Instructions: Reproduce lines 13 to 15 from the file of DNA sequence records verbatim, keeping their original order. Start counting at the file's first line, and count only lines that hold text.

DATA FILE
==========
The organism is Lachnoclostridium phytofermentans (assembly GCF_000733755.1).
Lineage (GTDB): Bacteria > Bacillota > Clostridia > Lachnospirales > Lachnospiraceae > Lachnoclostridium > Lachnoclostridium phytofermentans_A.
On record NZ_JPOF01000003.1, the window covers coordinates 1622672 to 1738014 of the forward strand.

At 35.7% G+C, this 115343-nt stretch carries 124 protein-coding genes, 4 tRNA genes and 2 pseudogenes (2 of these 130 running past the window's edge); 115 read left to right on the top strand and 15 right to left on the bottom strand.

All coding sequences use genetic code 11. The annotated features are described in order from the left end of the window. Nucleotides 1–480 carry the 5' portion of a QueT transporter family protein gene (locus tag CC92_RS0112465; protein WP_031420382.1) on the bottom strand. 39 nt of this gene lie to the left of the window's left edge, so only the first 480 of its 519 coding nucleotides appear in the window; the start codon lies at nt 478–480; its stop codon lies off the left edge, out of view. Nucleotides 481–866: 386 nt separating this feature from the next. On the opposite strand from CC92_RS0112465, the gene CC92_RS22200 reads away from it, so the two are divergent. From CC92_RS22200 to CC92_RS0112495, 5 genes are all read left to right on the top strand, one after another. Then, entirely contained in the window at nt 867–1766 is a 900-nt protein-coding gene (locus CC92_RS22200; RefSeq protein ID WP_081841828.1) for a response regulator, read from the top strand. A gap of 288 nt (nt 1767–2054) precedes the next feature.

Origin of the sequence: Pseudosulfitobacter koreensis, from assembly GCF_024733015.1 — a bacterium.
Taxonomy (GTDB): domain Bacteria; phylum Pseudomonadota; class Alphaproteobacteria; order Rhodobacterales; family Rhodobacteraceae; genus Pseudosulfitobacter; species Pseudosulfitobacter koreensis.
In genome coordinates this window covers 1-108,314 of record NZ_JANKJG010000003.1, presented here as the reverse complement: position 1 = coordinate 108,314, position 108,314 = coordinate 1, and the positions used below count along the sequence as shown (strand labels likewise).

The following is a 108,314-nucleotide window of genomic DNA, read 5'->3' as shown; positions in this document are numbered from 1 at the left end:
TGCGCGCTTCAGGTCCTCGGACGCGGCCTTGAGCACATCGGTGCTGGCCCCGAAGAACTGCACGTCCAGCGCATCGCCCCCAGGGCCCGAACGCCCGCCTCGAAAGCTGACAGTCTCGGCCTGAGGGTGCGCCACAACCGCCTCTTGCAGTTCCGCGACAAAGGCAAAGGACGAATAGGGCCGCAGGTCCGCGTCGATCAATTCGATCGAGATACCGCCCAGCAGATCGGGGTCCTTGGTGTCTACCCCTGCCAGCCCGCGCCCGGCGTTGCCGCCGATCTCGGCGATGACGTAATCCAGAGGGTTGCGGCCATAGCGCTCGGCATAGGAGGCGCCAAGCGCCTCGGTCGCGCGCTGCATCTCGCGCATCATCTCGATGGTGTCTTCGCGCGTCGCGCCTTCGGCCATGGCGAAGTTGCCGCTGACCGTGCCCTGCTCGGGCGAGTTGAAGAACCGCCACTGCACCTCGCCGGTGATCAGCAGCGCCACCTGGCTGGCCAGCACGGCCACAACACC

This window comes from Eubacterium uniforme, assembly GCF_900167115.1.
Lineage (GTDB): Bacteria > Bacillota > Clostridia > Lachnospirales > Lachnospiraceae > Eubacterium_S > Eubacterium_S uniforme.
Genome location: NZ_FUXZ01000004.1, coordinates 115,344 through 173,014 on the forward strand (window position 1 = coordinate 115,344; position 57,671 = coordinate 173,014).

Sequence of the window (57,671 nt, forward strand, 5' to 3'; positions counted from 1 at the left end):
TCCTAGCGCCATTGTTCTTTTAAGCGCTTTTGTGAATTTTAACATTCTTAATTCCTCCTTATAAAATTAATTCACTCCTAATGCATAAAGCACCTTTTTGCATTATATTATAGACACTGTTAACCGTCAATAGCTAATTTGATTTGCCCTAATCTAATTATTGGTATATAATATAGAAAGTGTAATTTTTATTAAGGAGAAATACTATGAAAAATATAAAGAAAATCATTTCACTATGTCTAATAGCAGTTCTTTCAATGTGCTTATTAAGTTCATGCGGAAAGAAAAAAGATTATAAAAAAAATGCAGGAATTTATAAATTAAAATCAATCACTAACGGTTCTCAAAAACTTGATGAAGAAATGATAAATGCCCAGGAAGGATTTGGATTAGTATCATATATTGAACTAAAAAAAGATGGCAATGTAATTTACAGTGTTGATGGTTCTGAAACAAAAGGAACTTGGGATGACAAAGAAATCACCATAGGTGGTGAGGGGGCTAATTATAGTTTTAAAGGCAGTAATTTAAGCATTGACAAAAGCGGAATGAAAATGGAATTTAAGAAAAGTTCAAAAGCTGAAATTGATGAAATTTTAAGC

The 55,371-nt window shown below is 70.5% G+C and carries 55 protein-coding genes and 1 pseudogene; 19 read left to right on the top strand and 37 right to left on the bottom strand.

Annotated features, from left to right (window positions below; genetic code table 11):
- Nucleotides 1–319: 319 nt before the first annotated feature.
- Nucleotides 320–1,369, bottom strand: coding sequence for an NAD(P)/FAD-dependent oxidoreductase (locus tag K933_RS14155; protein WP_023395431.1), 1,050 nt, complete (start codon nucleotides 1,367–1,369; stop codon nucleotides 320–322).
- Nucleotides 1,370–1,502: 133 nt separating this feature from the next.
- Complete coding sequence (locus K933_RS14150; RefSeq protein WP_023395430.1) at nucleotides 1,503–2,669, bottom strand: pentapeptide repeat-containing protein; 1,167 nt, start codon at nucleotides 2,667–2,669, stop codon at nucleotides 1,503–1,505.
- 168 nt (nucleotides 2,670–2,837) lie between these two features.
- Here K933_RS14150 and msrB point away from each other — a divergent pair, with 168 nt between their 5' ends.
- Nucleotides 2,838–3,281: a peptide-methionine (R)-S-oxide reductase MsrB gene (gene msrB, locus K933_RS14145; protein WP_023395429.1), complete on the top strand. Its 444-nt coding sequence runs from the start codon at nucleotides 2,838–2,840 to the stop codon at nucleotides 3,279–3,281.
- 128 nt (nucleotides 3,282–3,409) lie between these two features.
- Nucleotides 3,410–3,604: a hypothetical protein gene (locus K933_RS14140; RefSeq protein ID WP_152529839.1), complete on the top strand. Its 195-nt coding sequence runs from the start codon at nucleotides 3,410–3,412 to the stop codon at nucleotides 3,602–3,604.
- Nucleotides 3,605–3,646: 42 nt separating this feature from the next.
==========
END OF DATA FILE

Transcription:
Genome location: NZ_FUXZ01000004.1, coordinates 115,344 through 173,014 on the forward strand (window position 1 = coordinate 115,344; position 57,671 = coordinate 173,014).

Sequence of the window (57,671 nt, forward strand, 5' to 3'; positions counted from 1 at the left end):
TCCTAGCGCCATTGTTCTTTTAAGCGCTTTTGTGAATTTTAACATTCTTAATTCCTCCTTATAAAATTAATTCACTCCTAATGCATAAAGCACCTTTTTGCATTATATTATAGACACTGTTAACCGTCAATAGCTAATTTGATTTGCCCTAATCTAATTATTGGTATATAATATAGAAAGTGTAATTTTTATTAAGGAGAAATACTATGAAAAATATAAAGAAAATCATTTCACTATGTCTAATAGCAGTTCTTTCAATGTGCTTATTAAGTTCATGCGGAAAGAAAAAAGATTATAAAAAAAATGCAGGAATTTATAAATTAAAATCAATCACTAACGGTTCTCAAAAACTTGATGAAGAAATGATAAATGCCCAGGAAGGATTTGGATTAGTATCATATATTGAACTAAAAAAAGATGGCAATGTAATTTACAGTGTTGATGGTTCTGAAACAAAAGGAACTTGGGATGACAAAGAAATCACCATAGGTGGTGAGGGGGCTAATTATAGTTTTAAAGGCAGTAATTTAAGCATTGACAAAAGCGGAATGAAAATGGAATTTAAGAAAAGTTCAAAAGCTGAAATTGATGAAATTTTAAGC